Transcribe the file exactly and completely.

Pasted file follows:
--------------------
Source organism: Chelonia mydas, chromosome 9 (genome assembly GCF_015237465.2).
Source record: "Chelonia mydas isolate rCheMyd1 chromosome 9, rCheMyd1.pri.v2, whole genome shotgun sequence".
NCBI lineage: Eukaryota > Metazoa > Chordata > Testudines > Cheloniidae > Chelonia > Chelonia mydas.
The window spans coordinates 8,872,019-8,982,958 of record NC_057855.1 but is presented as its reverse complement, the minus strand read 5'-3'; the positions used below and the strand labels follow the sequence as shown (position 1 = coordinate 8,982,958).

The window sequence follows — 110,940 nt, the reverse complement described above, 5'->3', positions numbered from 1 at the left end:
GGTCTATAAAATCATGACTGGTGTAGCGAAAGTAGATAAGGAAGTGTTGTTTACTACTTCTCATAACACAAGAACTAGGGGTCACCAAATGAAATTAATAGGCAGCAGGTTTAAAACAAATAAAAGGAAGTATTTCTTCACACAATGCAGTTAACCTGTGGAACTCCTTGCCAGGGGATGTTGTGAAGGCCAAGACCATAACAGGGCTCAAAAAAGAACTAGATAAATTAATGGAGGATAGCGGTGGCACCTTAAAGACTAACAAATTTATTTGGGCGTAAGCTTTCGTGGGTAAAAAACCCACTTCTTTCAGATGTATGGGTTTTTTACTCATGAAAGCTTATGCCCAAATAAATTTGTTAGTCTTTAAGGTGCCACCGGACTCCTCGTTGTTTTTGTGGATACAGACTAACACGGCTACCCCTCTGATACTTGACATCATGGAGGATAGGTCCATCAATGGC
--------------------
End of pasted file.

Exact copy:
Source organism: Chelonia mydas, chromosome 9 (genome assembly GCF_015237465.2).
Source record: "Chelonia mydas isolate rCheMyd1 chromosome 9, rCheMyd1.pri.v2, whole genome shotgun sequence".
NCBI lineage: Eukaryota > Metazoa > Chordata > Testudines > Cheloniidae > Chelonia > Chelonia mydas.
The window spans coordinates 8,872,019-8,982,958 of record NC_057855.1 but is presented as its reverse complement, the minus strand read 5'-3'; the positions used below and the strand labels follow the sequence as shown (position 1 = coordinate 8,982,958).

The window sequence follows — 110,940 nt, the reverse complement described above, 5'->3', positions numbered from 1 at the left end:
GGTCTATAAAATCATGACTGGTGTAGCGAAAGTAGATAAGGAAGTGTTGTTTACTACTTCTCATAACACAAGAACTAGGGGTCACCAAATGAAATTAATAGGCAGCAGGTTTAAAACAAATAAAAGGAAGTATTTCTTCACACAATGCAGTTAACCTGTGGAACTCCTTGCCAGGGGATGTTGTGAAGGCCAAGACCATAACAGGGCTCAAAAAAGAACTAGATAAATTAATGGAGGATAGCGGTGGCACCTTAAAGACTAACAAATTTATTTGGGCGTAAGCTTTCGTGGGTAAAAAACCCACTTCTTTCAGATGTATGGGTTTTTTACTCATGAAAGCTTATGCCCAAATAAATTTGTTAGTCTTTAAGGTGCCACCGGACTCCTCGTTGTTTTTGTGGATACAGACTAACACGGCTACCCCTCTGATACTTGACATCATGGAGGATAGGTCCATCAATGGC